Monday, January 29, 2007

Making New Zealand and Australia closer

Not for the first time, elected officials from Australia and New Zealand are meeting to try and make the nations’ already close relationship closer still. New Zealand’s Finance Minister, Michael Cullen, and Australian Treasurer Peter Costello are meeting today in Wellington.

The two countries have had the Closer Economic Relations agreement since 1983, and attempts have been made ever since to move from free trade toward integrated economies, with some pushing outright merger.

The Dominion Post reported that “Dr Cullen said talks would focus on trans-Tasman tax issues, business law coordination, banking supervision, climate change and trade, and mutual recognition of qualifications.” Not exactly rabble-rousing stuff for most people.

In the past, moves toward greater economic—well, merger, is probably the best word—have stalled on this side of the Tasman as people worried that New Zealand companies might be swallowed up by Australia or, worse, New Zealand’s national identity might be lost, making us Australia’s de facto seventh state.

In fact, plenty of leading New Zealand companies have already been swallowed up by Australian companies (including all our main trading banks). A common currency would most likely mean adopting the Aussie dollar, given their stated opposition to any other option. New Zealand has always rejected that idea.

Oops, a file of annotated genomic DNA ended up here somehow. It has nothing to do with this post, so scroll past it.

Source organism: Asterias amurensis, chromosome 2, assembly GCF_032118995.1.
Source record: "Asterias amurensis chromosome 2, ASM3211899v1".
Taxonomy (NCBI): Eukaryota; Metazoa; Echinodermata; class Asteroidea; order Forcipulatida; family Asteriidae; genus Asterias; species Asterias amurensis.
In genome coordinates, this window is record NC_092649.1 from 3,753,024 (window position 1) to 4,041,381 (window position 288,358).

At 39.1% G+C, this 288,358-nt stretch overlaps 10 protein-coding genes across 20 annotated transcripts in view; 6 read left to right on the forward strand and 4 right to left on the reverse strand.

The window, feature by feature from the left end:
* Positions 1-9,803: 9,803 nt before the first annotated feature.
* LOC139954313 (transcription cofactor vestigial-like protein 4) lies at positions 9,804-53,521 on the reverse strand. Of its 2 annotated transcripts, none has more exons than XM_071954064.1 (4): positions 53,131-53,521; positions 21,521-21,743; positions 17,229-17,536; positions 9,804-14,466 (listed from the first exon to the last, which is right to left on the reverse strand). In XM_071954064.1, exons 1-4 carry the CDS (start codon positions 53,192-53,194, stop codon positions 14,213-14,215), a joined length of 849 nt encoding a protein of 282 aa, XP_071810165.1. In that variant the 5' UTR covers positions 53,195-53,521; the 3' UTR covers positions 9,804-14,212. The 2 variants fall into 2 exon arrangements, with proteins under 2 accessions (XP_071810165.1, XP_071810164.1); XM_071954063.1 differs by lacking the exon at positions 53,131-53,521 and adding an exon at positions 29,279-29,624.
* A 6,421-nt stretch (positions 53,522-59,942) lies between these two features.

I’ve said before how I wouldn’t rule out the possibility of some sort of union happening in the future. What fascinates me about all of this is that the subject of closer economic integration and outright merger of the countries comes up again and again and again, and it’s always treated seriously, even if merger is often described as not going to happen.

I can’t imagine any similar serious ongoing talk of union between the US and Canada and/or Mexico. Does that mean that some sort of Aussie-Kiwi merger is inevitable? Probably not, but it does mean the idea’s not totally absurd, either.

In the meantime, both countries settle for talks aimed at reducing barriers for business. Maybe that’s all we should expect for now. But such talks certainly don’t make the larger discussion of merger go away, nor my fascination with the subject’s persistence.

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